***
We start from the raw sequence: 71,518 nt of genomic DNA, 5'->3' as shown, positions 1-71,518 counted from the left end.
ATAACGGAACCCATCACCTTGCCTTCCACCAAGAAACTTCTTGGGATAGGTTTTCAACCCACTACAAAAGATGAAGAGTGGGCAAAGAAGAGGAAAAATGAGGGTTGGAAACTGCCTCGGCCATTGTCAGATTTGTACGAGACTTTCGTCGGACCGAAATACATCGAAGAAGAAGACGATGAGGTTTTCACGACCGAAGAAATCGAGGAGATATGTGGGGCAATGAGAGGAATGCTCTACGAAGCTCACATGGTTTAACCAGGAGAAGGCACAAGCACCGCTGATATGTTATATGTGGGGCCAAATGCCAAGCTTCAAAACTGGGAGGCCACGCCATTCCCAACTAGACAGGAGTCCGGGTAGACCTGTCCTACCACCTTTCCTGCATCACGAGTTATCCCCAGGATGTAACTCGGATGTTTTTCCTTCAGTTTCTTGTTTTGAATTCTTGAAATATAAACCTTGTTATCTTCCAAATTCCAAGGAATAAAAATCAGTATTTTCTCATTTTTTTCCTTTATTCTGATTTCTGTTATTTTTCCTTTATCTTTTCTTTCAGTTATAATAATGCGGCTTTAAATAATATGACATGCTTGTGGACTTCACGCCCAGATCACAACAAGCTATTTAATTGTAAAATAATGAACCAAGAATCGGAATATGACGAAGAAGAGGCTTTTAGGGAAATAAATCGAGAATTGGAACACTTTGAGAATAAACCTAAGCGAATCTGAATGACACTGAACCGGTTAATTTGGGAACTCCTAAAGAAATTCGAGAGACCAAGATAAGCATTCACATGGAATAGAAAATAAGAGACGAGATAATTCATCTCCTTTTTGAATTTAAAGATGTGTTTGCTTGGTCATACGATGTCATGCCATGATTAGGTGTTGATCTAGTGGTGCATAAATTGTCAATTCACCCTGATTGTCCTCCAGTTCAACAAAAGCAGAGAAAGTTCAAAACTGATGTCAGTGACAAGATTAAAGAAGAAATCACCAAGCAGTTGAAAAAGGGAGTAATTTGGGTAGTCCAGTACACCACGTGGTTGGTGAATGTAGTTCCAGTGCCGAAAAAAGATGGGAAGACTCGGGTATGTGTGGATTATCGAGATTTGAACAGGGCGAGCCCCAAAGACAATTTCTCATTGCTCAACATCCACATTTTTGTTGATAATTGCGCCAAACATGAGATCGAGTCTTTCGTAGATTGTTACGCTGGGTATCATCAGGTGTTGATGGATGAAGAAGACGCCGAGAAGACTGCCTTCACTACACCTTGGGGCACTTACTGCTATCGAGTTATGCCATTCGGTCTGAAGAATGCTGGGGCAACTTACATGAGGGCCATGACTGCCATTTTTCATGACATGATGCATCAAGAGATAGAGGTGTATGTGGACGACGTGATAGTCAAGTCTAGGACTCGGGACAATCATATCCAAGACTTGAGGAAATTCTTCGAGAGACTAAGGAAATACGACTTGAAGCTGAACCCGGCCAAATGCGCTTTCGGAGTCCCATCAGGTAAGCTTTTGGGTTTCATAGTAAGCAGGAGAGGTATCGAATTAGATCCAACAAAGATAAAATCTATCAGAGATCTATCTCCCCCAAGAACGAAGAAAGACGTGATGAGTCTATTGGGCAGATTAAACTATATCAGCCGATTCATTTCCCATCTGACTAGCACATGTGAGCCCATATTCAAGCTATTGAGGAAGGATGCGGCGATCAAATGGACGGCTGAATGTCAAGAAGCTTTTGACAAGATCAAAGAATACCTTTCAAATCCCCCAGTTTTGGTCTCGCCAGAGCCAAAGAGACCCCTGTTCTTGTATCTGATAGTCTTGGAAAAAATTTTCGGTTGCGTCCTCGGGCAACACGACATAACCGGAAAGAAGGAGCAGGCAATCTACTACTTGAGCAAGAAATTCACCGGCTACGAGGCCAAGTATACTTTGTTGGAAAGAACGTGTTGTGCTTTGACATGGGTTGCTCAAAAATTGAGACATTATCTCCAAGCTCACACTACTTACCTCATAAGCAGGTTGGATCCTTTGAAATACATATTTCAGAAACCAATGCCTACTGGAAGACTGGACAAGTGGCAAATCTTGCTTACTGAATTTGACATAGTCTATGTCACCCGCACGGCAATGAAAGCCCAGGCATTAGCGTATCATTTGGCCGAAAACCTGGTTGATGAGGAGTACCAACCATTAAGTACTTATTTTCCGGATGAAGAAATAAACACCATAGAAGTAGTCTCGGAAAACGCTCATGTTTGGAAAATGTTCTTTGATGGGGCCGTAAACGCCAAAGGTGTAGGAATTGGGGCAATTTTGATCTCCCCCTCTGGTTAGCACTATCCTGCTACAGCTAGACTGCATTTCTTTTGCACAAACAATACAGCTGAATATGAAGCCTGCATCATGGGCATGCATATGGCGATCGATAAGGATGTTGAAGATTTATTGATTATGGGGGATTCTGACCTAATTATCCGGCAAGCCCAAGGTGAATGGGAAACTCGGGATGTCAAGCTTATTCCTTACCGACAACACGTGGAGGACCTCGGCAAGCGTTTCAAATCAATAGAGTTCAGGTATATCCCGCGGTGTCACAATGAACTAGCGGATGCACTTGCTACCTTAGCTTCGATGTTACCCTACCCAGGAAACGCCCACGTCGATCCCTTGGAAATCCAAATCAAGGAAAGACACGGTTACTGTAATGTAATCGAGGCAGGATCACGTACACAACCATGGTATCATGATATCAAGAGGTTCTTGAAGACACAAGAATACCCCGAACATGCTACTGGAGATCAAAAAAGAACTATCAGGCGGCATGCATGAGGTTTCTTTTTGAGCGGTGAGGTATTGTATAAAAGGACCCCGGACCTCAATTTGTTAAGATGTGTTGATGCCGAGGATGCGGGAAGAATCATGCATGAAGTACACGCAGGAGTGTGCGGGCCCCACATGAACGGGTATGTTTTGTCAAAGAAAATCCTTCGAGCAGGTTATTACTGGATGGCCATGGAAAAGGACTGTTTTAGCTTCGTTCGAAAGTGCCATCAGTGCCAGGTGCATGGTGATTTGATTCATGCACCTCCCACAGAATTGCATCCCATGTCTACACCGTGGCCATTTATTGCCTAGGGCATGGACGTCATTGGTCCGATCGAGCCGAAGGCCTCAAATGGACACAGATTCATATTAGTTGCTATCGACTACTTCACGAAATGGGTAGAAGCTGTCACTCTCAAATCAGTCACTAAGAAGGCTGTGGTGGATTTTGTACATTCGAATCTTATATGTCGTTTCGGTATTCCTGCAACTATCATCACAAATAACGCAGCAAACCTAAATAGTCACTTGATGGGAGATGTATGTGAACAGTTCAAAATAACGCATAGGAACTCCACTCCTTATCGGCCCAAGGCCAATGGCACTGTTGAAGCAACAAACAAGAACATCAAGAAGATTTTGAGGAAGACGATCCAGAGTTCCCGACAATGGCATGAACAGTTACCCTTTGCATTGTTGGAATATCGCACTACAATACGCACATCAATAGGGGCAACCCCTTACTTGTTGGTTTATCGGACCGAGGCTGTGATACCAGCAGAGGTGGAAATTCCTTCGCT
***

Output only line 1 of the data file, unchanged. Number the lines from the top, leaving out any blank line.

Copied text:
We start from the raw sequence: 71,518 nt of genomic DNA, 5'->3' as shown, positions 1-71,518 counted from the left end.